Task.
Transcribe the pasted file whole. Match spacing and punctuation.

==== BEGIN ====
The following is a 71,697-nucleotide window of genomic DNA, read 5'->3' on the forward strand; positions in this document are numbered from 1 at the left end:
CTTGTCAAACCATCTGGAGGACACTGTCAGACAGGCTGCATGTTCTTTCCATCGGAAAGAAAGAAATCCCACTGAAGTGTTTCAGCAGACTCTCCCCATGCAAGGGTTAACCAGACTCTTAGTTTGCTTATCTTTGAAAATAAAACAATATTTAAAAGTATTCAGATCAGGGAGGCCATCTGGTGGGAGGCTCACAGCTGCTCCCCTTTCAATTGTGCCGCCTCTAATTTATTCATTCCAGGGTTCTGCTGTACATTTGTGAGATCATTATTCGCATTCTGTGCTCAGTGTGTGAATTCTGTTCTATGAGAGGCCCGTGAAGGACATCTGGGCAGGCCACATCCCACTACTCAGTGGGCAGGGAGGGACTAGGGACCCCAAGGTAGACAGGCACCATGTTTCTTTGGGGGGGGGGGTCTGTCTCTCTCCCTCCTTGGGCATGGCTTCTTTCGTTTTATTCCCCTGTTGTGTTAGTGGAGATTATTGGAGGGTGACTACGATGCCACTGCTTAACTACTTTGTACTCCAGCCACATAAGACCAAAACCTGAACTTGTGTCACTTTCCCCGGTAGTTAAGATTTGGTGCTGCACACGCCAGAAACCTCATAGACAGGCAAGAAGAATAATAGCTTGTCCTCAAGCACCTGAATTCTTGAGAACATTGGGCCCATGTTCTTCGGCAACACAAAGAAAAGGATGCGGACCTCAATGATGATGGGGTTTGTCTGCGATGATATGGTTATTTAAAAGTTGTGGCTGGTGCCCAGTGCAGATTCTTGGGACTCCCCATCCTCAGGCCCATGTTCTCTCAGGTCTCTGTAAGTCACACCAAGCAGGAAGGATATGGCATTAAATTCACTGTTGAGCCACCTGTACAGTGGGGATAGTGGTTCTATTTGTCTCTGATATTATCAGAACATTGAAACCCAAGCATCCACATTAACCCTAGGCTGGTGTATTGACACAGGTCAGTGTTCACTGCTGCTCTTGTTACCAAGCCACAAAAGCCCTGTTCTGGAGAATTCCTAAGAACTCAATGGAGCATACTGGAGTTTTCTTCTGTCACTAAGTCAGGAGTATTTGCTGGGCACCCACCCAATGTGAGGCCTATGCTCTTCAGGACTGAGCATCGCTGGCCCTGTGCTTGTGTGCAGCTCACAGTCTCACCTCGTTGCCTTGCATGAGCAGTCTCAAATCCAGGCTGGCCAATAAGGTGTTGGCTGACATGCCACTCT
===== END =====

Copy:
The following is a 71,697-nucleotide window of genomic DNA, read 5'->3' on the forward strand; positions in this document are numbered from 1 at the left end:
CTTGTCAAACCATCTGGAGGACACTGTCAGACAGGCTGCATGTTCTTTCCATCGGAAAGAAAGAAATCCCACTGAAGTGTTTCAGCAGACTCTCCCCATGCAAGGGTTAACCAGACTCTTAGTTTGCTTATCTTTGAAAATAAAACAATATTTAAAAGTATTCAGATCAGGGAGGCCATCTGGTGGGAGGCTCACAGCTGCTCCCCTTTCAATTGTGCCGCCTCTAATTTATTCATTCCAGGGTTCTGCTGTACATTTGTGAGATCATTATTCGCATTCTGTGCTCAGTGTGTGAATTCTGTTCTATGAGAGGCCCGTGAAGGACATCTGGGCAGGCCACATCCCACTACTCAGTGGGCAGGGAGGGACTAGGGACCCCAAGGTAGACAGGCACCATGTTTCTTTGGGGGGGGGGGTCTGTCTCTCTCCCTCCTTGGGCATGGCTTCTTTCGTTTTATTCCCCTGTTGTGTTAGTGGAGATTATTGGAGGGTGACTACGATGCCACTGCTTAACTACTTTGTACTCCAGCCACATAAGACCAAAACCTGAACTTGTGTCACTTTCCCCGGTAGTTAAGATTTGGTGCTGCACACGCCAGAAACCTCATAGACAGGCAAGAAGAATAATAGCTTGTCCTCAAGCACCTGAATTCTTGAGAACATTGGGCCCATGTTCTTCGGCAACACAAAGAAAAGGATGCGGACCTCAATGATGATGGGGTTTGTCTGCGATGATATGGTTATTTAAAAGTTGTGGCTGGTGCCCAGTGCAGATTCTTGGGACTCCCCATCCTCAGGCCCATGTTCTCTCAGGTCTCTGTAAGTCACACCAAGCAGGAAGGATATGGCATTAAATTCACTGTTGAGCCACCTGTACAGTGGGGATAGTGGTTCTATTTGTCTCTGATATTATCAGAACATTGAAACCCAAGCATCCACATTAACCCTAGGCTGGTGTATTGACACAGGTCAGTGTTCACTGCTGCTCTTGTTACCAAGCCACAAAAGCCCTGTTCTGGAGAATTCCTAAGAACTCAATGGAGCATACTGGAGTTTTCTTCTGTCACTAAGTCAGGAGTATTTGCTGGGCACCCACCCAATGTGAGGCCTATGCTCTTCAGGACTGAGCATCGCTGGCCCTGTGCTTGTGTGCAGCTCACAGTCTCACCTCGTTGCCTTGCATGAGCAGTCTCAAATCCAGGCTGGCCAATAAGGTGTTGGCTGACATGCCACTCT